Hi Mary. You can definitely winter sow Virginia Wild Rye! Although the winter conditions are not necessary for germination, this species is a "cool grass" and puts on most of its top growth in the spring and fall.
Can this species be sown in April in Connecticut? I intend to use Virginia wild rye as a pioneer cover crop for a shady area of lawn for this season. Also, how much mowing does it tolerate, if at all?
Hi Bran. Virginia Wild Rye makes a great cover crop in shaded areas - and it can definitely be sown in April! Consistent mowing is not necessary for this species. Virginia Wild Rye persists in a site primarily through self-sowing, so frequent mowing will quickly deplete the population. It might look raggedy as well, since this grass species goes dormant during the heat of summer and will not recuperate as quickly as traditional lawn grass. The occasional trim is ok, but aim to cut it at about 6" or at the highest setting on your mower deck.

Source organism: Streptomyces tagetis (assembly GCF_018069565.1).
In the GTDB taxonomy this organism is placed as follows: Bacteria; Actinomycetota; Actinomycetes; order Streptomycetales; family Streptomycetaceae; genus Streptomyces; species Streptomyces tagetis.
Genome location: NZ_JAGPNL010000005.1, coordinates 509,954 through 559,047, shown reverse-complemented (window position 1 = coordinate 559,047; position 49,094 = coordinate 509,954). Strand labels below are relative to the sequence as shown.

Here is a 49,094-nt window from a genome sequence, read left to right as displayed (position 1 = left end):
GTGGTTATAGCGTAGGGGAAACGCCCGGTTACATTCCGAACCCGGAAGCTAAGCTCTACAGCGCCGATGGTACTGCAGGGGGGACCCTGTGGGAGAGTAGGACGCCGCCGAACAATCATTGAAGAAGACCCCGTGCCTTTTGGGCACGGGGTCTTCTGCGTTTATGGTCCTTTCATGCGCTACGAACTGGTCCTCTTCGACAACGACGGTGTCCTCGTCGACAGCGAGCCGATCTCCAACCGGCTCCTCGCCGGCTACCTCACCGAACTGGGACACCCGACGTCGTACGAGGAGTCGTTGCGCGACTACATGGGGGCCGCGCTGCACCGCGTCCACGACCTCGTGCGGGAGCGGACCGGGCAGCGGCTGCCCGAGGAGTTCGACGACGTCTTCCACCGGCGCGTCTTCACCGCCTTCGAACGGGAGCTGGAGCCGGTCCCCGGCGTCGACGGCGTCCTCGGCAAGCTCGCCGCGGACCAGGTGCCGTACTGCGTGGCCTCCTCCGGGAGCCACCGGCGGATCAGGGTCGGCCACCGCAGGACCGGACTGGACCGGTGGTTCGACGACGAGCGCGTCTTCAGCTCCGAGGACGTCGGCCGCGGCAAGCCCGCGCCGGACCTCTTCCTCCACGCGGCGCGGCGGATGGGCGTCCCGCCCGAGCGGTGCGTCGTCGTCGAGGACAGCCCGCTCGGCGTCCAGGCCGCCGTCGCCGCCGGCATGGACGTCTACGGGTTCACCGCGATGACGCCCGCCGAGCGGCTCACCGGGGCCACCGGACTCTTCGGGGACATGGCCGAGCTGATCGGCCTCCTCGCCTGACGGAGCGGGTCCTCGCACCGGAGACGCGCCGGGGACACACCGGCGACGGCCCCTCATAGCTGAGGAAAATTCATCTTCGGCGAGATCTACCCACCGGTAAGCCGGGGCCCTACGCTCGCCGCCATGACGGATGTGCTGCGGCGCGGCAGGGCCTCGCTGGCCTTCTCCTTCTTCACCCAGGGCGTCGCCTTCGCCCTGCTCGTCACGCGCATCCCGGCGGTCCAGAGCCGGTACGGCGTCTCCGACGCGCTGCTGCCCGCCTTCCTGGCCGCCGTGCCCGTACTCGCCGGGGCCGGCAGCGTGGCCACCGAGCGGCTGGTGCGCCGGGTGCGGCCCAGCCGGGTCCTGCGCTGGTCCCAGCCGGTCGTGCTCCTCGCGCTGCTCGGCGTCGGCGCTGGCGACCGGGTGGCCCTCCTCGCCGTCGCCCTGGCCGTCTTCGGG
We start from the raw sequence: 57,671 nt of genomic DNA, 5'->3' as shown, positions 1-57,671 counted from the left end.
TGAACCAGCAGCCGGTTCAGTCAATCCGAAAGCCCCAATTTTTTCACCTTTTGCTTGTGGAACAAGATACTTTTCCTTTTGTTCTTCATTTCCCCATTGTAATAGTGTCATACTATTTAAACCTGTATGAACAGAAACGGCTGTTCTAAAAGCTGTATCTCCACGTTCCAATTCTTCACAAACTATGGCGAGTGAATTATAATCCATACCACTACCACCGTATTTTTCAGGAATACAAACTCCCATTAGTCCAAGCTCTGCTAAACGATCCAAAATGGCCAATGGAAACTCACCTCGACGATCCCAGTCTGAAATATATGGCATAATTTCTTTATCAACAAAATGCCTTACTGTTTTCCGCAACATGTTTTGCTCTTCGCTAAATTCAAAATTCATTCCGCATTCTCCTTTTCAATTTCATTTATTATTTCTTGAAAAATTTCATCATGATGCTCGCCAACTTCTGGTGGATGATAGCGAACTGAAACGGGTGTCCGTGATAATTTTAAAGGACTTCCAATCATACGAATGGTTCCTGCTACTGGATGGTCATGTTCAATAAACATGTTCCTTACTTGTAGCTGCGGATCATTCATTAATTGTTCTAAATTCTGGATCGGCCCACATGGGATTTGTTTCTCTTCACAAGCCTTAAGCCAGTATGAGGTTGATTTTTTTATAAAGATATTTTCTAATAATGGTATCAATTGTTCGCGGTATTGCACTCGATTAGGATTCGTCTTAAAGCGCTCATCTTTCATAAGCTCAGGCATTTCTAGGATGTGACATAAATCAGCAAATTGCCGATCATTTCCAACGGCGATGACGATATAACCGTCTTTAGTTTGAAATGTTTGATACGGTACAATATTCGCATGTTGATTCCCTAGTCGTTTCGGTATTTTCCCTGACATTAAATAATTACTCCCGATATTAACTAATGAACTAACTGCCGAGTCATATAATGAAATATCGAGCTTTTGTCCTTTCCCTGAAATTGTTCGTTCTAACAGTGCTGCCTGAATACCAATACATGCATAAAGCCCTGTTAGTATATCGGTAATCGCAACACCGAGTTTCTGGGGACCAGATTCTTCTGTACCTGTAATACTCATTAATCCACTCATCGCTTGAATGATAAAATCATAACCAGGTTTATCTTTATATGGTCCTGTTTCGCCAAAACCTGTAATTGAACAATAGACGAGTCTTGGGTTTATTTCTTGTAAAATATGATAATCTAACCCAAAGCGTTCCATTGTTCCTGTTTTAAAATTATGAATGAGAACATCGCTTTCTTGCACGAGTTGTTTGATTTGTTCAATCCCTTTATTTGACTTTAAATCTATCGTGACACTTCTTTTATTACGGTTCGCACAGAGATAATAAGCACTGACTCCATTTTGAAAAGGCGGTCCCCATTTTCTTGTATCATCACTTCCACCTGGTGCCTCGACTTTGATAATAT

Growing your own plants from seed is the most economical way to add natives to your home. Before you get started, one of the most important things to know about the seeds of wild plants is that many have built-in dormancy mechanisms that prevent the seed from germinating. In nature, this prevents a population of plants from germinating all at once, before killing frosts, or in times of drought. To propagate native plants, a gardener must break this dormancy before seed will grow.